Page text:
For me, the strongest region in the bracket is easily the East. Top to bottom, this region is stacked. North Carolina is a strong #1 seed, the overall #2 in the tournament. Xavier is underrated, but an extremely tough team. West Virginia easily could have been a #2 but instead are a #3. Kentucky is a popular Final Four pick and a hot team right now, but in the second round they have a potential matchup against Big Ten regular season champs Indiana. Notre Dame had a great run last year, and Wisconsin made the championship game last season. Even the 12-14 seeds all have six or fewer losses. USC and Providence are also strong. Needless to say, that’ll be a tough one to predict.

I think the weakest region is the West. It has the weakest #1 in Oregon and #2 Oklahoma has to love their draw. #3 Texas A&M is overrated, as is #4 Duke. Many of these teams just have a lot of losses. #5 Baylor has 11, #6 Texas and #7 Oregon State have 12. These teams are good, but are proven to be very beatable. Expect possible madness.

However, if they do manage to both advance out of the first round, a 3-6 second round matchup between rivals Texas and Texas A&M would be huge.

Another dream matchup would be in the Midwest if #1 Virginia and #2 Michigan State met in the Elite 8. It would be a rematch of a great 2014 West Sweet Sixteen matchup.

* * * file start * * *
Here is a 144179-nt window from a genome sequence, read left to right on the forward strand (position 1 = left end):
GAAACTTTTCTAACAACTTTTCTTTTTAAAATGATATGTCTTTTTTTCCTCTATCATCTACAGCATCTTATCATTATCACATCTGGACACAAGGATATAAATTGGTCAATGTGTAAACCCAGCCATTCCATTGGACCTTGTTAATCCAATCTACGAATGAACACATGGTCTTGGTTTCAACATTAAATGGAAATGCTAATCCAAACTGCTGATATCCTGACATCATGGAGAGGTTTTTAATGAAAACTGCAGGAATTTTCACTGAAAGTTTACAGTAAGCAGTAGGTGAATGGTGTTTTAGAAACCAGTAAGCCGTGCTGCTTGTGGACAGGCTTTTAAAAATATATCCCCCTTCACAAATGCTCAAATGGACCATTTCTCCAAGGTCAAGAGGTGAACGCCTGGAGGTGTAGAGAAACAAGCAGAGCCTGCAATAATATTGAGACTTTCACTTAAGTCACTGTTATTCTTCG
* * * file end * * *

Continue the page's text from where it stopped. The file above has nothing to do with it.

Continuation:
To me, there aren’t a ton of possible upsets that jump off the page at me. Sure, they’ll happen, but they just don’t seem as predictable this year. Maybe it’s because so many #1 seeds lost in their conference tournaments. However, teams like Wichita State, Northern Iowa, VCU, Gonzaga, and Michigan are double-digit seeds that have proven their ability to beat good teams and there are many other smaller programs ready to make the most of their chance to knock off one of the big boys.

Make sure to keep checking Top Level Sports over the next few days for more coverage of March Madness as this is just the beginning. Strap in- the next few weeks will be a wild ride.

Image credit to the NCAA for this printable bracket which can be found at this link:


Readers Comments (2)

  1. Stony Brook to upset Kentucky in the first round??? Just saying…